Keep an open mindistock/Martin Dimitrov
When it comes to flirting and mingling, your goal should not be to walk into a room, identify someone who seems like your type, and funnel all of your energy into catching that one person's attention. In fact, it should be quite the opposite. "When you're too target specific, you close yourself off to so much," says Kimberly Seltzer, a therapist, dating, and makeover expert at Elite Image Makeovers. Instead, focus on chatting with a few people—no matter who they are—and build a hub of positive energy from there. The more people in your own social network, the more you'll be able to branch out. This is the trait most sought after when looking for a partner.
Maintain an open body languageistock/Geber86
Whether you're eating at a café, relaxing at the bar, or waiting in line at the grocery store, certain non-verbal cues will stop a potential conversation-starter in his or her tracks. To appear more approachable, put your phone away, remove your headphones, straighten your back, uncross your arms, and relax the muscles in your face. One low-pressure place to practice is at a sidewalk coffeehouse or café during lunchtime: you'll have the entertainment that comes with people-watching (and encourages you to get your nose out of your phone) along with the casualness that comes with the daytime rush. Here's how to use body language for better relationships.
Position yourself strategicallyistock/gilaxia
In addition to welcoming new people and possibilities, it’s important to position yourself in a place where promising interactions are likely to happen. “If the entire bar is open, find a seat in the middle or at the corner,” says Seltzer. “It’s the epicenter: the bartender is in front of you and everyone else is to your left and right.” At parties and events, Seltzer suggests finding a home base—say, the food and drinks table, or a seat by the couch with a few friends. Place yourself there and open up your energy. "People will come to you,” she says.
Break the ice by saying hiistock/max-kegfire
Seltzer has a two-step formula for initiating contact. First, take in your surroundings: observe who is in the room, how they seem to be connected, and who appears to be noticing you. Second, get curious: say hi, ask a question, or make a statement. Seltzer gets clients comfortable doing this by having them make three social engagements a day. “I start by asking them to make eye contact with three people; then the next time I ask them to make eye contact and smile.” From there, clients make eye contact, smile, and say hi. And finally, they do all of the above, plus hold a minute-long conversation. "People in general are getting way more in their heads," Seltzer says. "They're worried about what other people think or feel and it prevents them from asking a question or saying hi. When you're present, that's where the magic happens." Here's how to make everyone in the room relax, no matter who you're talking to.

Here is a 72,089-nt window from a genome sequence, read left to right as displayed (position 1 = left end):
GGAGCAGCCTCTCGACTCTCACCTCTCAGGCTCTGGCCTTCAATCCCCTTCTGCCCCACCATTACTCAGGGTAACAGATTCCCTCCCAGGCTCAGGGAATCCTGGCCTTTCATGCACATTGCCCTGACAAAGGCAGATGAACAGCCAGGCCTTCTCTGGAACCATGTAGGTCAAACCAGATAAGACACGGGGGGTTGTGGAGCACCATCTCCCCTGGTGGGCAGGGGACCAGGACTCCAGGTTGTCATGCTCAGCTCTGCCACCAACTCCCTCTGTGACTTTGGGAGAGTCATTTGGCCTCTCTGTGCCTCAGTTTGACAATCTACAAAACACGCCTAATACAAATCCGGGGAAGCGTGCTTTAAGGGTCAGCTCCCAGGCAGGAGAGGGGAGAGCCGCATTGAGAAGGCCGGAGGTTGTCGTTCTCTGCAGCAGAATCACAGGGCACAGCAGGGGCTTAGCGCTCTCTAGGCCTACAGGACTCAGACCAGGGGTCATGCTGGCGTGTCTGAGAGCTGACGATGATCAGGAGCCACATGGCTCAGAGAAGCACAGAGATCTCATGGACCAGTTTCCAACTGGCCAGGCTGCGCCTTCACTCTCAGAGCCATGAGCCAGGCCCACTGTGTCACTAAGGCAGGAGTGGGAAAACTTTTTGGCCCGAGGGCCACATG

Share a piece of yourselfistock/Dragan Radojevic
Once you've initiated a conversation, keep it going by asking meaningful questions and offering personal answers. "Move away from facts and surface-level stuff and go into questions about the other person's journey," says Seltzer, who suggests questions such as, "What brings you here?" and "Are you from the area?" "You share your journey and have them share theirs," she says. "You can connect with someone in 30 seconds if you know how." Feeling bold? Asking these 36 questions can make you fall in love with anyone.
This is what creates chemistryistock/Izabela Habur
Four factors come into play to create what we consider romantic chemistry: physical, emotional, intellectual, and spiritual compatibility and attraction. If you're looking for clarity about your feelings for someone, assign your relationship a percentage for each factor, suggests Seltzer. After hanging out a bit more, repeat the exercise and see if any of your numbers have shifted.
Do your social researchistock/djsash001
Where are the best places to meet new people? Everywhere, says Seltzer. "Make a list of your hobbies and everything you like to do," she says. "And then start Googling things in your area that fit with your passions." Aside from allowing you to meet people who share your interests, doing things you're comfortable with will put you at ease. And when you're at ease, the people around you are, too—the perfect backdrop for a memorable conversation.
Identify your habits, good and badistock/PeopleImages
Oftentimes, the traits we think we exude are a bit different than the ones we actually present. Request honest feedback from a trusted friend about how you portray yourself: What did they think when they first met you? Are there any actions you could take to seem more approachable? Have they noticed anything that could seem off-putting? "Getting that outside perspective can help," says Selzter.
Hang out with a group of friends that lifts you upistock/RyanJLane
You've probably already heard the adage that you are the average of the five people you spend the most time with. But when you're looking to meet new people, this saying is doubly true. No matter how much you've practiced open body language and inviting strangers into your conversation, if you spend the entire night in a closed-off group, no one new will ever try to break in. Leave space for newcomers to join your conversation and take the appropriate action to make them feel welcome.